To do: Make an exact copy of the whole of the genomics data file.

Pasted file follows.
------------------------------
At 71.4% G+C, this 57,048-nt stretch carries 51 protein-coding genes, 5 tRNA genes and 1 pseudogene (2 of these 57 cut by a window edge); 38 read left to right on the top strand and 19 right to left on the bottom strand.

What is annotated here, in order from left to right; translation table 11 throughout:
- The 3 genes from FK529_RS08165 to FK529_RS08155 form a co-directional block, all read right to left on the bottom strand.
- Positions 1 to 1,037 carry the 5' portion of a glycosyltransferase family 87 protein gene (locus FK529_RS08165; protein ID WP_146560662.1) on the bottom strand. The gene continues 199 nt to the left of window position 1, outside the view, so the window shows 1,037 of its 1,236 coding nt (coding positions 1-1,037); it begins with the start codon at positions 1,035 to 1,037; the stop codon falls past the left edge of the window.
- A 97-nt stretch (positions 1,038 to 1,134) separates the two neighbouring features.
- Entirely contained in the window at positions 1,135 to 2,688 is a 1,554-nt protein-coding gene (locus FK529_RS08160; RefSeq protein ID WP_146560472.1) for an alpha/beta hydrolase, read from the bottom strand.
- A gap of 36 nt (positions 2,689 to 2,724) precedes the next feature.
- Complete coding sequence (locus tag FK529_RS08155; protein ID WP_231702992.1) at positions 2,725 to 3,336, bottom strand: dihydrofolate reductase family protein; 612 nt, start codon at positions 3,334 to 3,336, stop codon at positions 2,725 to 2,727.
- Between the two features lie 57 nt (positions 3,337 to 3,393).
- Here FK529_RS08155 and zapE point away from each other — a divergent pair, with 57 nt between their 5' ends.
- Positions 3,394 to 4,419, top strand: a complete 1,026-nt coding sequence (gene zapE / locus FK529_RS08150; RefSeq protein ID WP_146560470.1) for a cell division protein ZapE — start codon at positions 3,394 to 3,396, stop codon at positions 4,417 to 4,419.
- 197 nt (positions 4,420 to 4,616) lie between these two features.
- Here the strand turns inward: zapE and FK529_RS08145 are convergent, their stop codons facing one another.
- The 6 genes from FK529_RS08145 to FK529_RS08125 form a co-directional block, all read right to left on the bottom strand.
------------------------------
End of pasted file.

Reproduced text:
At 71.4% G+C, this 57,048-nt stretch carries 51 protein-coding genes, 5 tRNA genes and 1 pseudogene (2 of these 57 cut by a window edge); 38 read left to right on the top strand and 19 right to left on the bottom strand.

What is annotated here, in order from left to right; translation table 11 throughout:
- The 3 genes from FK529_RS08165 to FK529_RS08155 form a co-directional block, all read right to left on the bottom strand.
- Positions 1 to 1,037 carry the 5' portion of a glycosyltransferase family 87 protein gene (locus FK529_RS08165; protein ID WP_146560662.1) on the bottom strand. The gene continues 199 nt to the left of window position 1, outside the view, so the window shows 1,037 of its 1,236 coding nt (coding positions 1-1,037); it begins with the start codon at positions 1,035 to 1,037; the stop codon falls past the left edge of the window.
- A 97-nt stretch (positions 1,038 to 1,134) separates the two neighbouring features.
- Entirely contained in the window at positions 1,135 to 2,688 is a 1,554-nt protein-coding gene (locus FK529_RS08160; RefSeq protein ID WP_146560472.1) for an alpha/beta hydrolase, read from the bottom strand.
- A gap of 36 nt (positions 2,689 to 2,724) precedes the next feature.
- Complete coding sequence (locus tag FK529_RS08155; protein ID WP_231702992.1) at positions 2,725 to 3,336, bottom strand: dihydrofolate reductase family protein; 612 nt, start codon at positions 3,334 to 3,336, stop codon at positions 2,725 to 2,727.
- Between the two features lie 57 nt (positions 3,337 to 3,393).
- Here FK529_RS08155 and zapE point away from each other — a divergent pair, with 57 nt between their 5' ends.
- Positions 3,394 to 4,419, top strand: a complete 1,026-nt coding sequence (gene zapE / locus FK529_RS08150; RefSeq protein ID WP_146560470.1) for a cell division protein ZapE — start codon at positions 3,394 to 3,396, stop codon at positions 4,417 to 4,419.
- 197 nt (positions 4,420 to 4,616) lie between these two features.
- Here the strand turns inward: zapE and FK529_RS08145 are convergent, their stop codons facing one another.
- The 6 genes from FK529_RS08145 to FK529_RS08125 form a co-directional block, all read right to left on the bottom strand.